World renowned female aviator Amelia Earhart was born in Atchison, Kansas to Edwin Otis Earhart and Mary Jo Fogg. When she was 12, her father moved his family to Des Moines, Iowa with his job as a lawyer and railroad engineer; living next to the tracks while Amelia took her first airplane ride at age 12.
Amelia had always had an interest in aviation, yet she didn't earn her pilot's license until 23 years old. To finance lessons, Amelia saved and spent $1,000 to get her certification. Two years after graduation, she bought her first airplane - a Kinner Airster - and went on to fly higher than any woman before her.
In 1928, she made history by becoming the first person to cross the Atlantic Ocean by air. For this feat, Congress awarded her with the Distinguished Flying Cross as well as numerous other honors.
She was an advocate for women's rights and an early supporter of the Equal Rights Amendment. She wrote books about her experiences and gave speeches to promote them.
After her marriage to George Putnam in 1931, Earhart decided to take another trip across the Atlantic and attempt solo flight. She began planning a voyage that would replicate Charles Lindbergh's successful transatlantic voyage.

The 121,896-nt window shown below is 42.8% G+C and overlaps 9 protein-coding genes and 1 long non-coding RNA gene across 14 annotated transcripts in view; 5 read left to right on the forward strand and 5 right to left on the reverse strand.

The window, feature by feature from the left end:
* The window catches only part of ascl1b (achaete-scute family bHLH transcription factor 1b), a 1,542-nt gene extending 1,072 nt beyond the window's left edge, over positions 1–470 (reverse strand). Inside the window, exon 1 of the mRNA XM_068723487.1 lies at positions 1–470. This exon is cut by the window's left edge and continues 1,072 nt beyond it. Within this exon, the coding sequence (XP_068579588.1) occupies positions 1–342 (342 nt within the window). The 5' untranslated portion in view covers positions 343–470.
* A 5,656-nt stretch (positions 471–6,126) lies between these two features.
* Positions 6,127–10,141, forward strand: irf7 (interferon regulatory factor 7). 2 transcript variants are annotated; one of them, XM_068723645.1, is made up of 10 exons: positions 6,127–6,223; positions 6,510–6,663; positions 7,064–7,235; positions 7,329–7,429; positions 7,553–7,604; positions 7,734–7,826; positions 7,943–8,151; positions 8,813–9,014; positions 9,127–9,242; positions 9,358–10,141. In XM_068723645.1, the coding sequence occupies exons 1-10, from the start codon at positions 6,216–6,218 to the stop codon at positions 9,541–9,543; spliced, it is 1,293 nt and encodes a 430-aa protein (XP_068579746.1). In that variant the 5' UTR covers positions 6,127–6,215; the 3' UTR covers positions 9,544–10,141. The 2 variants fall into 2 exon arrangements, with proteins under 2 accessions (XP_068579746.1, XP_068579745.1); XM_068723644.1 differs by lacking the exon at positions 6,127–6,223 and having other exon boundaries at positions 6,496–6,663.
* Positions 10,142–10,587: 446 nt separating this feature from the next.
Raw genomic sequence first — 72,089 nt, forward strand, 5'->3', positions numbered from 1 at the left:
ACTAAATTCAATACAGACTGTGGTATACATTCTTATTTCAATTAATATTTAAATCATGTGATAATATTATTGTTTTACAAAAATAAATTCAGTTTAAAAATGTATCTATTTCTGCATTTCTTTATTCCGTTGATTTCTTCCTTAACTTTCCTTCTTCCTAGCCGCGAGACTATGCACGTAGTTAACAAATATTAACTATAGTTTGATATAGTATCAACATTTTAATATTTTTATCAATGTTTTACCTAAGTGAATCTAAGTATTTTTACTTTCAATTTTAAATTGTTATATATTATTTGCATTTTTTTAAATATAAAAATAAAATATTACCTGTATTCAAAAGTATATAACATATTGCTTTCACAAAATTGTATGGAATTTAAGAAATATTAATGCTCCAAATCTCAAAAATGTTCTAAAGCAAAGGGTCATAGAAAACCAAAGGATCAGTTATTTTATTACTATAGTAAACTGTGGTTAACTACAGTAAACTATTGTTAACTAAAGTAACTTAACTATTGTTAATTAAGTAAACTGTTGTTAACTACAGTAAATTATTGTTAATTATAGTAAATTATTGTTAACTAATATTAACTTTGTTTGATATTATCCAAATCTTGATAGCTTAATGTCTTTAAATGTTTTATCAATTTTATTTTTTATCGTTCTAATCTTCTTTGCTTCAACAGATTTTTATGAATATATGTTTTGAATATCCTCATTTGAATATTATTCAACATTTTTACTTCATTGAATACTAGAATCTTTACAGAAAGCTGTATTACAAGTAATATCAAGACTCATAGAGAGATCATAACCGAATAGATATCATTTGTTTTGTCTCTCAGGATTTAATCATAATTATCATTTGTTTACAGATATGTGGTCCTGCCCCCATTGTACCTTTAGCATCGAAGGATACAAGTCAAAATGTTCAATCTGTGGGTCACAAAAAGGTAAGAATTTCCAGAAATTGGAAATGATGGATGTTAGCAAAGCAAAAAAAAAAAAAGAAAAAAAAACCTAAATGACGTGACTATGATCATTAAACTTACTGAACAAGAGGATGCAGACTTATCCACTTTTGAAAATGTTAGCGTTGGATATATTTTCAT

On May 20, 1932, she took off from Harbour Grace, Newfoundland aboard a bright red Lockheed Vega plane and headed for Paris, France. It was an adventurous flight due to poor weather and her windshield and wings being covered in ice.
On June 1, 1937, Amelia Earhart and her navigator Fred Noonan set off from Oakland, California on an epic 22,000 mile flight around the world. With 7,000 more miles to go before reaching their final destination of Oakland, California, authorities searched for them throughout their journey.
Few days before her flight ended, Noonan and her ship escorting them lost communication with their ship. When they reached Howland Island - an incredibly small island in the Pacific - they sent out distress signals for help.
In 1937, Amelia Earhart set out to become the first woman to fly around the world. But her journey had a difficult start when technical problems grounded her Lockheed Electra 10-E aircraft. Captain Harry Manning felt that this flight wouldn't succeed and took a leave of absence from work.
Her crew had difficulty with their radio navigation equipment in the final days of their flight. On Howland Island, an atoll in the Pacific Ocean, they were having difficulty communicating. At one point Earhart sent a message to Coast Guard cutter Itasca stationed off Howland Island that was heard by her crew but never reached Earhart again.
After an exhaustive search that covered 250,000 square miles of the Pacific, no trace of Amelia Earhart or her navigator Fred Noonan could be found. The government officially concluded they had run out of fuel and crashed, though there remain several theories as to what caused their disappearance.